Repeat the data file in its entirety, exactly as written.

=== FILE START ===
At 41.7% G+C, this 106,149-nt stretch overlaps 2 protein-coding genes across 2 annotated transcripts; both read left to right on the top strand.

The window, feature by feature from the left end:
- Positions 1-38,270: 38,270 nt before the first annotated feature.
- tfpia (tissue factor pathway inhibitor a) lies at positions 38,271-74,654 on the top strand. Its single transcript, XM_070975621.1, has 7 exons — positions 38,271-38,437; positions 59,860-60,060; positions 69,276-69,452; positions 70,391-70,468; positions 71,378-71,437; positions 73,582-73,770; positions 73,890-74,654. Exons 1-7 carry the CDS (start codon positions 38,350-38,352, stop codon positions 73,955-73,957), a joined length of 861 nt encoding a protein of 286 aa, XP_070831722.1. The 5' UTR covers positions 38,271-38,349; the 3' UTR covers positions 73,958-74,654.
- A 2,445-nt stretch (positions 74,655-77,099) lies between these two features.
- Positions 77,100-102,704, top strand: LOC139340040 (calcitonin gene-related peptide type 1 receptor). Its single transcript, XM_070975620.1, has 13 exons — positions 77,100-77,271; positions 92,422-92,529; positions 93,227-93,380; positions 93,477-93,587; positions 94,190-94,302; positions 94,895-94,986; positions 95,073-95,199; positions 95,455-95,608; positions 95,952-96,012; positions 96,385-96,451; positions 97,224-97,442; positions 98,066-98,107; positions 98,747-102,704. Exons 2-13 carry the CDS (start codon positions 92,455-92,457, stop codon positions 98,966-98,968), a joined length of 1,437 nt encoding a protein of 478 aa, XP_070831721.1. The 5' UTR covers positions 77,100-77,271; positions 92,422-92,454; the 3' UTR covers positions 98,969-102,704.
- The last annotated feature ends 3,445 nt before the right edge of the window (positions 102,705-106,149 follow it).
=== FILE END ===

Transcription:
At 41.7% G+C, this 106,149-nt stretch overlaps 2 protein-coding genes across 2 annotated transcripts; both read left to right on the top strand.

The window, feature by feature from the left end:
- Positions 1-38,270: 38,270 nt before the first annotated feature.
- tfpia (tissue factor pathway inhibitor a) lies at positions 38,271-74,654 on the top strand. Its single transcript, XM_070975621.1, has 7 exons — positions 38,271-38,437; positions 59,860-60,060; positions 69,276-69,452; positions 70,391-70,468; positions 71,378-71,437; positions 73,582-73,770; positions 73,890-74,654. Exons 1-7 carry the CDS (start codon positions 38,350-38,352, stop codon positions 73,955-73,957), a joined length of 861 nt encoding a protein of 286 aa, XP_070831722.1. The 5' UTR covers positions 38,271-38,349; the 3' UTR covers positions 73,958-74,654.
- A 2,445-nt stretch (positions 74,655-77,099) lies between these two features.
- Positions 77,100-102,704, top strand: LOC139340040 (calcitonin gene-related peptide type 1 receptor). Its single transcript, XM_070975620.1, has 13 exons — positions 77,100-77,271; positions 92,422-92,529; positions 93,227-93,380; positions 93,477-93,587; positions 94,190-94,302; positions 94,895-94,986; positions 95,073-95,199; positions 95,455-95,608; positions 95,952-96,012; positions 96,385-96,451; positions 97,224-97,442; positions 98,066-98,107; positions 98,747-102,704. Exons 2-13 carry the CDS (start codon positions 92,455-92,457, stop codon positions 98,966-98,968), a joined length of 1,437 nt encoding a protein of 478 aa, XP_070831721.1. The 5' UTR covers positions 77,100-77,271; positions 92,422-92,454; the 3' UTR covers positions 98,969-102,704.
- The last annotated feature ends 3,445 nt before the right edge of the window (positions 102,705-106,149 follow it).